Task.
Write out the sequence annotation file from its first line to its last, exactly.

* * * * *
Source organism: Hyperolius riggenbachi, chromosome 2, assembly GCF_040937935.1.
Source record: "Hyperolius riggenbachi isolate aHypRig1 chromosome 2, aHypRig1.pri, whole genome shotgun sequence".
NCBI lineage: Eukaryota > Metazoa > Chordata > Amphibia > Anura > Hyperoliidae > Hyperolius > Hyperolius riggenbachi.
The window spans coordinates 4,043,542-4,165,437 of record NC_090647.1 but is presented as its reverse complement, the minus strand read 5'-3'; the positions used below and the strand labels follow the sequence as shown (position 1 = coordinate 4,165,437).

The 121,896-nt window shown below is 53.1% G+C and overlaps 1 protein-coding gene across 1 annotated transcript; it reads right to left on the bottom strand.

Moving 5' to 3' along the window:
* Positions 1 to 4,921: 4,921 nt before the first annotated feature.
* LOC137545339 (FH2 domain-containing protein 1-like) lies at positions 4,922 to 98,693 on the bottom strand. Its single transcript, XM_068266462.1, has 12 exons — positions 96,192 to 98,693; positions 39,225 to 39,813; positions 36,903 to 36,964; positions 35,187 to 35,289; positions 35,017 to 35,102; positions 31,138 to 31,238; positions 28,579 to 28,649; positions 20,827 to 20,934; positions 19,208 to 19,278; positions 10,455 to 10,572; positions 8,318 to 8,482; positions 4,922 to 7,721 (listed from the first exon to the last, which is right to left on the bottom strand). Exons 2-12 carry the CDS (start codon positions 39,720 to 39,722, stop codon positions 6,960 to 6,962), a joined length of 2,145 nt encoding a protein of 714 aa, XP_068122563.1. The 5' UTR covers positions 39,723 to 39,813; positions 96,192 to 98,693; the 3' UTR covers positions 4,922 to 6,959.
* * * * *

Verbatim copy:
Source organism: Hyperolius riggenbachi, chromosome 2, assembly GCF_040937935.1.
Source record: "Hyperolius riggenbachi isolate aHypRig1 chromosome 2, aHypRig1.pri, whole genome shotgun sequence".
NCBI lineage: Eukaryota > Metazoa > Chordata > Amphibia > Anura > Hyperoliidae > Hyperolius > Hyperolius riggenbachi.
The window spans coordinates 4,043,542-4,165,437 of record NC_090647.1 but is presented as its reverse complement, the minus strand read 5'-3'; the positions used below and the strand labels follow the sequence as shown (position 1 = coordinate 4,165,437).

The 121,896-nt window shown below is 53.1% G+C and overlaps 1 protein-coding gene across 1 annotated transcript; it reads right to left on the bottom strand.

Moving 5' to 3' along the window:
* Positions 1 to 4,921: 4,921 nt before the first annotated feature.
* LOC137545339 (FH2 domain-containing protein 1-like) lies at positions 4,922 to 98,693 on the bottom strand. Its single transcript, XM_068266462.1, has 12 exons — positions 96,192 to 98,693; positions 39,225 to 39,813; positions 36,903 to 36,964; positions 35,187 to 35,289; positions 35,017 to 35,102; positions 31,138 to 31,238; positions 28,579 to 28,649; positions 20,827 to 20,934; positions 19,208 to 19,278; positions 10,455 to 10,572; positions 8,318 to 8,482; positions 4,922 to 7,721 (listed from the first exon to the last, which is right to left on the bottom strand). Exons 2-12 carry the CDS (start codon positions 39,720 to 39,722, stop codon positions 6,960 to 6,962), a joined length of 2,145 nt encoding a protein of 714 aa, XP_068122563.1. The 5' UTR covers positions 39,723 to 39,813; positions 96,192 to 98,693; the 3' UTR covers positions 4,922 to 6,959.